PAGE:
With 20 countries falling under his purview, Austin is a busy guy, Ryder said. While he’s talked to reporters since taking over Centcom, this will be his first briefing from the Pentagon, he added, noting that neither Petraeus nor Gen. James Mattis ever briefed from the Pentagon when they commanded Centcom. However, other combatant commanders hold fairly regular briefings from the pressroom in Washington.

"We welcome Gen. Austin to the briefing room," Pentagon spokesman Col. Steve Warren said in an email. "As the commander of U.S. Central Command, his briefing will provide valuable perspective to the press and the public."

But it will also call attention to the fact that Austin hasn’t provided that kind of valuable information publicly before. While reporters have heard from Defense Secretary Chuck Hagel and Chairman of the Joint Chiefs of Staff Gen. Martin Dempsey over the last few months, there was growing frustration within the Pentagon press corps that they had yet to hear from the man directly in charge of the U.S. bombing campaign.

Earlier this month, Pentagon Press Secretary Rear Adm. John Kirby responded to a complaint from a reporter about Austin’s absence in the briefing room.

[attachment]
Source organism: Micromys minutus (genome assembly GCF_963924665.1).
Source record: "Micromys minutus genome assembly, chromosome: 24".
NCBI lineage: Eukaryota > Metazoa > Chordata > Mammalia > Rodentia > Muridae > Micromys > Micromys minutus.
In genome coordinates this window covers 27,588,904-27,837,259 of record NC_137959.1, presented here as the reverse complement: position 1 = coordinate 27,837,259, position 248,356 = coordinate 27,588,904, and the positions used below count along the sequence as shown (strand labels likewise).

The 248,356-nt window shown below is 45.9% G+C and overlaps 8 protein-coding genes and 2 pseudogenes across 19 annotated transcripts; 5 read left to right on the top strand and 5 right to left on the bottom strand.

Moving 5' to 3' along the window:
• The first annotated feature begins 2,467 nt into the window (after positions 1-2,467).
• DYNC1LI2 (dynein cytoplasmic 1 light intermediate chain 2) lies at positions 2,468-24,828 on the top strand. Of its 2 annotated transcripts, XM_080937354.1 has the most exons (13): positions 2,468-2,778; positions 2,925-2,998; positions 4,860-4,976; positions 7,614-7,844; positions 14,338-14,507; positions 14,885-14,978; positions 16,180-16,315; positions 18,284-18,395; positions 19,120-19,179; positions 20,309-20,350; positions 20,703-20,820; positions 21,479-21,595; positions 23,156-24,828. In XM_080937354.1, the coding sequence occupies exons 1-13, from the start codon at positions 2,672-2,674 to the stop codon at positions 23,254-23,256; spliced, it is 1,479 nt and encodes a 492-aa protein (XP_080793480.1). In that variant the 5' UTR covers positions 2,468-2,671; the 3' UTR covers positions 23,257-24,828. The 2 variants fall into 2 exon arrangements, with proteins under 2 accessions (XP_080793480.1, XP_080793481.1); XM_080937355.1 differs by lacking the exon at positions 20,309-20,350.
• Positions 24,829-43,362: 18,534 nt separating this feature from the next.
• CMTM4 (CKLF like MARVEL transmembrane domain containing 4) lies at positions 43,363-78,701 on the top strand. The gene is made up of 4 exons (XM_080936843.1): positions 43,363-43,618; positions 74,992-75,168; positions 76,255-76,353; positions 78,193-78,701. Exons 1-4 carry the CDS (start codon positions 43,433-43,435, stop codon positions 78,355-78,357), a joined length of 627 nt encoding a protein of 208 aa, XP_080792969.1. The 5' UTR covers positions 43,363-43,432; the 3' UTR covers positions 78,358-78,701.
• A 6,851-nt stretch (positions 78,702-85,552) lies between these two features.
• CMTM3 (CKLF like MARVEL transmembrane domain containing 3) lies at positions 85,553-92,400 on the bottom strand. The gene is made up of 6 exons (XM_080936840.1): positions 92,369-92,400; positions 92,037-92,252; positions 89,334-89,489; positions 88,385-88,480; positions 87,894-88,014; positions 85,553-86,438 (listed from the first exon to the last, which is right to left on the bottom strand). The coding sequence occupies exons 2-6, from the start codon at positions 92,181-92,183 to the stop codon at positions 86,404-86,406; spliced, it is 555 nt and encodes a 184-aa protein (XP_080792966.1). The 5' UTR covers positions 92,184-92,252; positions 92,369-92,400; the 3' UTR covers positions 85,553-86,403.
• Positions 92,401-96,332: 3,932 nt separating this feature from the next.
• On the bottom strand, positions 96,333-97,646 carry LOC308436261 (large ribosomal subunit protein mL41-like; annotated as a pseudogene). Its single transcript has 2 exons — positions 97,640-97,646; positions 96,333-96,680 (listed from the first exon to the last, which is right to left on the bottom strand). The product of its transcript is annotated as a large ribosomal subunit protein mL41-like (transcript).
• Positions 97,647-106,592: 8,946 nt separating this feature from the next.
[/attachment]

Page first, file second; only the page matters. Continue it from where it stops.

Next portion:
"I’ve known Gen. Austin a long time," Kirby said. "I can assure you that he understands the obligation to share information with the public and the responsibility to communicate what he and his command are doing."

Kirby pointed to the daily updates that Centcom has provided since the airstrikes began back in August.

"Every day you guys are getting very specific updates about what we’re doing operationally inside Iraq and in Syria," Kirby said.

Austin is famously wary of the press, and rarely spoke to reporters in his previous job as vice chief of staff of the Army. However, he did brief reporters somewhat regularly when he served as the top U.S. commander in Iraq. Even then, though, he was known for offering curt answers to questions.

A graduate of West Point, Austin is the first African-American to lead Centcom, as well as the first African-American to become vice chief of the Army.

His avoidance of the spotlight was on show in September, when President Barack Obama spoke at MacDill Air Force Base in Tampa, Florida.